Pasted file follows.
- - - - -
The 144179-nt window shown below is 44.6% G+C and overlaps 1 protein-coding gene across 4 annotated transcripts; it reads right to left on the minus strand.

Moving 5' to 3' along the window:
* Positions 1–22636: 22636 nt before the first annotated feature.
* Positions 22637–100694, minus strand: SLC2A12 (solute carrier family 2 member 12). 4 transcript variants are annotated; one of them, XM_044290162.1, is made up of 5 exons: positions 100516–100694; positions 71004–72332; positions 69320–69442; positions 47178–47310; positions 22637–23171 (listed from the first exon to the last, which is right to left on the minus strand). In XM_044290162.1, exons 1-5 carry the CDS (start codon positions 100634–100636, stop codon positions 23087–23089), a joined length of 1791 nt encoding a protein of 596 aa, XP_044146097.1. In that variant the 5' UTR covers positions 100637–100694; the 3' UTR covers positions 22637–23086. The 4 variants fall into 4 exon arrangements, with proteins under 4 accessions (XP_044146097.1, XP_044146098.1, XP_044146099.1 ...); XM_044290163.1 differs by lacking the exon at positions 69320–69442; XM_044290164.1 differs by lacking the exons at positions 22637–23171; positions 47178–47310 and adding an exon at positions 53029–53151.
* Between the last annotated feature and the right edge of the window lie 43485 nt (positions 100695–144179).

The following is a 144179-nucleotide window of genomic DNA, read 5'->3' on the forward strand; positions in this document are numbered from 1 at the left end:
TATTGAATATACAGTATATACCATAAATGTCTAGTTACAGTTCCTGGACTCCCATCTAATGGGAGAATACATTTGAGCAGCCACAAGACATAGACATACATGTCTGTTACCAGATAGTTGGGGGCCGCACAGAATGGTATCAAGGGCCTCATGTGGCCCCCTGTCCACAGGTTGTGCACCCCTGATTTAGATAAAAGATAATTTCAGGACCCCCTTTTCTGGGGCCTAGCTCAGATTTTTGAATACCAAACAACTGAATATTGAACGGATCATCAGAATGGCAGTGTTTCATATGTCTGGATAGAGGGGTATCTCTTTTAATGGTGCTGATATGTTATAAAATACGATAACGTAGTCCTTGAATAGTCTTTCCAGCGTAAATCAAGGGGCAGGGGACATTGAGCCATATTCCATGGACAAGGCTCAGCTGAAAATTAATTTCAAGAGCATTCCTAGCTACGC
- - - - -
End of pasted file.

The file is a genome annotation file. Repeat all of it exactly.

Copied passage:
The 144179-nt window shown below is 44.6% G+C and overlaps 1 protein-coding gene across 4 annotated transcripts; it reads right to left on the minus strand.

Moving 5' to 3' along the window:
* Positions 1–22636: 22636 nt before the first annotated feature.
* Positions 22637–100694, minus strand: SLC2A12 (solute carrier family 2 member 12). 4 transcript variants are annotated; one of them, XM_044290162.1, is made up of 5 exons: positions 100516–100694; positions 71004–72332; positions 69320–69442; positions 47178–47310; positions 22637–23171 (listed from the first exon to the last, which is right to left on the minus strand). In XM_044290162.1, exons 1-5 carry the CDS (start codon positions 100634–100636, stop codon positions 23087–23089), a joined length of 1791 nt encoding a protein of 596 aa, XP_044146097.1. In that variant the 5' UTR covers positions 100637–100694; the 3' UTR covers positions 22637–23086. The 4 variants fall into 4 exon arrangements, with proteins under 4 accessions (XP_044146097.1, XP_044146098.1, XP_044146099.1 ...); XM_044290163.1 differs by lacking the exon at positions 69320–69442; XM_044290164.1 differs by lacking the exons at positions 22637–23171; positions 47178–47310 and adding an exon at positions 53029–53151.
* Between the last annotated feature and the right edge of the window lie 43485 nt (positions 100695–144179).

The following is a 144179-nucleotide window of genomic DNA, read 5'->3' on the forward strand; positions in this document are numbered from 1 at the left end:
TATTGAATATACAGTATATACCATAAATGTCTAGTTACAGTTCCTGGACTCCCATCTAATGGGAGAATACATTTGAGCAGCCACAAGACATAGACATACATGTCTGTTACCAGATAGTTGGGGGCCGCACAGAATGGTATCAAGGGCCTCATGTGGCCCCCTGTCCACAGGTTGTGCACCCCTGATTTAGATAAAAGATAATTTCAGGACCCCCTTTTCTGGGGCCTAGCTCAGATTTTTGAATACCAAACAACTGAATATTGAACGGATCATCAGAATGGCAGTGTTTCATATGTCTGGATAGAGGGGTATCTCTTTTAATGGTGCTGATATGTTATAAAATACGATAACGTAGTCCTTGAATAGTCTTTCCAGCGTAAATCAAGGGGCAGGGGACATTGAGCCATATTCCATGGACAAGGCTCAGCTGAAAATTAATTTCAAGAGCATTCCTAGCTACGC